A woman reflects about the hope everyday feminism creates in a misogynist world, and what can be done to promote equal rights for women.
A few days ago, I was at a feminist conference organised by She The People TV. 20 folks from different areas of life, talking about feminism. What it means to the world and to each one of us at large.
I was enthralled. So many things that we see around us were put into words. Everyday, everywhere we see patriarchy in different forms telling women what they can and cannot do.
You tell yourself that certain things are a woman’s domain and that to keep your family intact, you have to do those things, or not do so many of them. As a society there are certain rules to live by, but the minute those rules are different for men and women, there is misogyny.
I am myself guilty of many Feminism Lite things, as Chimimanda Ngochi Adichie says in her article, I was accepting equal rights for women with conditions. But I can’t raise my son with that thought. He has to know that women and men are equal and he should be respecting them and their choices completely.
There were some eye openers for me at the conference. How we women act as gatekeepers, limiting the stuff we or our husbands and partners can do. I have forever remembered my mom telling my dad that he does not do the housework as it should be done. And what is the definition of how it should be done? It’s the way in which she does it. This resulted in him helping her very little with the chores at home, that led to a feeling of resentment in my mom that she had to do everything.
She also used to give me and my brother rigid instructions on how to do a particular thing. Micro-managing. But what was really happening is that she was preventing anyone from helping her, by setting the standards so high. The same thing happens when my friend refuses to leave her baby with her husband saying “he won’t feed her well”, or “he won’t clean her bum neatly”. And well and neatly are entirely decided by her.
So if women want more freedom and more opportunities, they have to stop being their own hurdles. Stop being their own gatekeepers. My dad can clean the house as much as mom can, it’s his house too. My husband can and does take care of our child as well as I can. He is an equal parent.
When I realised all these things, it made my life so much easier. And isn’t that the truth? Stereotyping that women can cook and men can understand technology better, that a woman needs to take care of the house and a man needs to earn a living for the house etc. only limits the opportunities we have.
But increasingly, as I read more, as I see and understand more, the angrier I get at how women and their rights have been marginalised for so many centuries. My husband, hopefully in jest, asked me if I am turning into an angry feminist. I told him that I already am a feminist. My mom is a feminist, my mother-in-law is one and even he himself is a feminist.
Otherwise, I wouldn’t be here doing what I am doing. It wouldn’t have been possible for me to get an education, to work or even to get an evening off for myself if I did not have the choice to do the things that I want to, that I wish to do.
He is my biggest supporter. We work together in our family business, he is the CEO and I am the CFO in our company. When any banking or financial decisions have to be made he never second-guesses my action. Point blank, he tells the people looking at him and talking to him to talk to me as I will be making that decision. He urges me to find time to write, or to do another baking course in Le Cordon Blue in Paris and that he will take care of our child.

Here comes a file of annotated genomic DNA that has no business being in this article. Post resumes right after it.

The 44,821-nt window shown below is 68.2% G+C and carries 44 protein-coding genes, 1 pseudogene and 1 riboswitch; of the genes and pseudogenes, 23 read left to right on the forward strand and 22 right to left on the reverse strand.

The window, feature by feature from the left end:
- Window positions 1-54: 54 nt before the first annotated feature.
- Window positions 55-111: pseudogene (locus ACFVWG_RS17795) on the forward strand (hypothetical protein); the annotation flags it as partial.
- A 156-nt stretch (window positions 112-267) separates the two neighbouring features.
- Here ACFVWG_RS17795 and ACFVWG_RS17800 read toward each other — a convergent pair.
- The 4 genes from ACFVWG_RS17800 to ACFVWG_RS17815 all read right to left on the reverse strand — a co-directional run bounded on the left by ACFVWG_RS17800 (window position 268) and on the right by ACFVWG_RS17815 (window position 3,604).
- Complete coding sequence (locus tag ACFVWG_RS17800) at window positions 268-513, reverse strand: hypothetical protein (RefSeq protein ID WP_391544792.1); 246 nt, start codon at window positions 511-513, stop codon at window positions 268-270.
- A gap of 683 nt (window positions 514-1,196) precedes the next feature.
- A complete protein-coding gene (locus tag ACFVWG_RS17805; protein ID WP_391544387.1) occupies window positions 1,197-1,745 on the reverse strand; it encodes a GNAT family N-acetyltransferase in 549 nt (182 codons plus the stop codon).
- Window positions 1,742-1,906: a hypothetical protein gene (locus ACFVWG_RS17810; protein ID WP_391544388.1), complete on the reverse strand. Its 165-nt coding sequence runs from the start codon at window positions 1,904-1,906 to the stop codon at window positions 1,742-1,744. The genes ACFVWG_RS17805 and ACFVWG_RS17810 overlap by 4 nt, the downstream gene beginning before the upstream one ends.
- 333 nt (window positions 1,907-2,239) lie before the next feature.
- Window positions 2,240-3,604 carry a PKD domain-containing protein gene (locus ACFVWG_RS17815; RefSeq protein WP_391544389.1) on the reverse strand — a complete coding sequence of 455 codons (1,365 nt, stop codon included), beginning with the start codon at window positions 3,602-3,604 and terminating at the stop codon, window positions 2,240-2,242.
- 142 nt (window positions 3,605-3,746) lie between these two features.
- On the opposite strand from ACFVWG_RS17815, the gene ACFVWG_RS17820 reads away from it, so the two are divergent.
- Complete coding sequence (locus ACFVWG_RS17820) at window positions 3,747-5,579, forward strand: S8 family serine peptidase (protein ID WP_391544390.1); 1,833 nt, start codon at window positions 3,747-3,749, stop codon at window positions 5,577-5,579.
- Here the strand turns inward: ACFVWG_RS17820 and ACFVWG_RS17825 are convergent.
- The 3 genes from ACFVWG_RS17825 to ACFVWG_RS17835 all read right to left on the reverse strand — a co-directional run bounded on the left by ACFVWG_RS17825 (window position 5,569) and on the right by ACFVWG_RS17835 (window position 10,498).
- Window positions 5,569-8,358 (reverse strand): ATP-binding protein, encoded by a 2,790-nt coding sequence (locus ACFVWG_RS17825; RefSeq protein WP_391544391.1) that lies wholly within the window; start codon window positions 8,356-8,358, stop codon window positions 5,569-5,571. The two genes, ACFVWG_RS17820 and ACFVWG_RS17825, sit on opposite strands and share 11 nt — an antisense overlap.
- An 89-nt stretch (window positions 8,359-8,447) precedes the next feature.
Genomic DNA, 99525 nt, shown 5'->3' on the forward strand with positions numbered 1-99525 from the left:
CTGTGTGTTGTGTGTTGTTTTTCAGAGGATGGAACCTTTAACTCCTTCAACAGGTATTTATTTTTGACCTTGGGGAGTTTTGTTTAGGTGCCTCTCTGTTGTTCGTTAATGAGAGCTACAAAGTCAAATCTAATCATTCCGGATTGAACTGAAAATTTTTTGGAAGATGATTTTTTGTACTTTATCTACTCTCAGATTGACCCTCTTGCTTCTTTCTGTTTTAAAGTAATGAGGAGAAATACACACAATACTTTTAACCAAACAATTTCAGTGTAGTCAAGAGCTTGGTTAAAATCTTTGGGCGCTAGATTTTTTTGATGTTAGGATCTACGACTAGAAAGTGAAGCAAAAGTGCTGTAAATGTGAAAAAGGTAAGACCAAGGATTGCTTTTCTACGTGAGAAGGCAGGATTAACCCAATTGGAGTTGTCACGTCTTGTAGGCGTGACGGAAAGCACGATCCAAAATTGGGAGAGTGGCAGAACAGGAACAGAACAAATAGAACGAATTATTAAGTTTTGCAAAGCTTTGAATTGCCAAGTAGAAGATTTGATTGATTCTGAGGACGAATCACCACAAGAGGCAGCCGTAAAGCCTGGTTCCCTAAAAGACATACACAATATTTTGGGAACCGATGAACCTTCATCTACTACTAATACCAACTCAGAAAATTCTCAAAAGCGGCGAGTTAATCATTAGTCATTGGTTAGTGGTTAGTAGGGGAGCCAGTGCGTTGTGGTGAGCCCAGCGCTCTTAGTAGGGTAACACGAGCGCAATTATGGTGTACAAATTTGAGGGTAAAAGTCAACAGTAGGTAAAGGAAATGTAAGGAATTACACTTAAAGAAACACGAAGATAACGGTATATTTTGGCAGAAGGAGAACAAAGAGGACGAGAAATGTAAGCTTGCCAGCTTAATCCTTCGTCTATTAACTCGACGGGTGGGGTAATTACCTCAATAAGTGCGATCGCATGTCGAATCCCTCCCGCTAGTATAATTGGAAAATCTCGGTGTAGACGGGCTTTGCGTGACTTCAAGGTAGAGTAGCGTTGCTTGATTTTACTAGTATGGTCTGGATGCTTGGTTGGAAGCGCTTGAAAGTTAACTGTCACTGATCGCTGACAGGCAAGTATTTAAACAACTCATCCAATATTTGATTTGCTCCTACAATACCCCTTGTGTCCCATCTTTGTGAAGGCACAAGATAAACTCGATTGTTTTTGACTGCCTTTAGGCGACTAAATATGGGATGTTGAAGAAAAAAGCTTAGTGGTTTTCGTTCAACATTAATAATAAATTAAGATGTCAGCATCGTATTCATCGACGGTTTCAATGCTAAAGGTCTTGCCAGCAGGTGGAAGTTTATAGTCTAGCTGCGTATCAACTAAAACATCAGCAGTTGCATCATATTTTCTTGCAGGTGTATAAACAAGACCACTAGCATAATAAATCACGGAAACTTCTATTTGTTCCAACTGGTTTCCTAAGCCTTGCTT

My parents in law are equally encouraging of both their daughters-in-law as much as their sons. And they take pride in our achievements. So yes, all of these wonderful people around me are feminists too. They believe in equal opportunities. They believe that their daughter, wife or daughter-in-law is no less than any male counterpart and I hugely respect them for that. Its time that they start taking credit for it and pushing other people to do so by example.
But its always going to be a mixed bag. How do we ensure our girls and women are safe on the streets? Do we tell them to not go out alone at night, to wear appropriate clothes, etc or do we tell them to do what they want to do and that we will take care of it if something goes wrong?
My 12 year old mentee from Mentor Me India, Gauri – how do I explain to her that she is as precious as her male cousin when all she sees around herself is that the girls are considered worthless? How do I tell my son to react if someone makes fun of him when he is baking a cake? Or if a girl hits him, what do I tell him to do?
All of these are complicated questions with no simple answer. But as Chimimanda Adichie says, I have to consider the premise. And believe and make other women believe that they matter. Equally. Not ‘if only’ or ‘as long as’ but that they matter. Full stop.
Of course all of this is reality for us – urban, educated, independent women. So many women around us are still trapped in their own homes, suffering and continuing to live with abusive philandering husbands, in dead-end relationships, aborting girl foetuses, getting their daughters married off at twelve, fifteen; and never know any life outside of that.
But there is hope. When my grandma started working 65 years back in a government organisation or my husband’s grandma got a graduation degree 60 years back, there has been hope. And things will continue to improve, one bit a time.
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Published here earlier.
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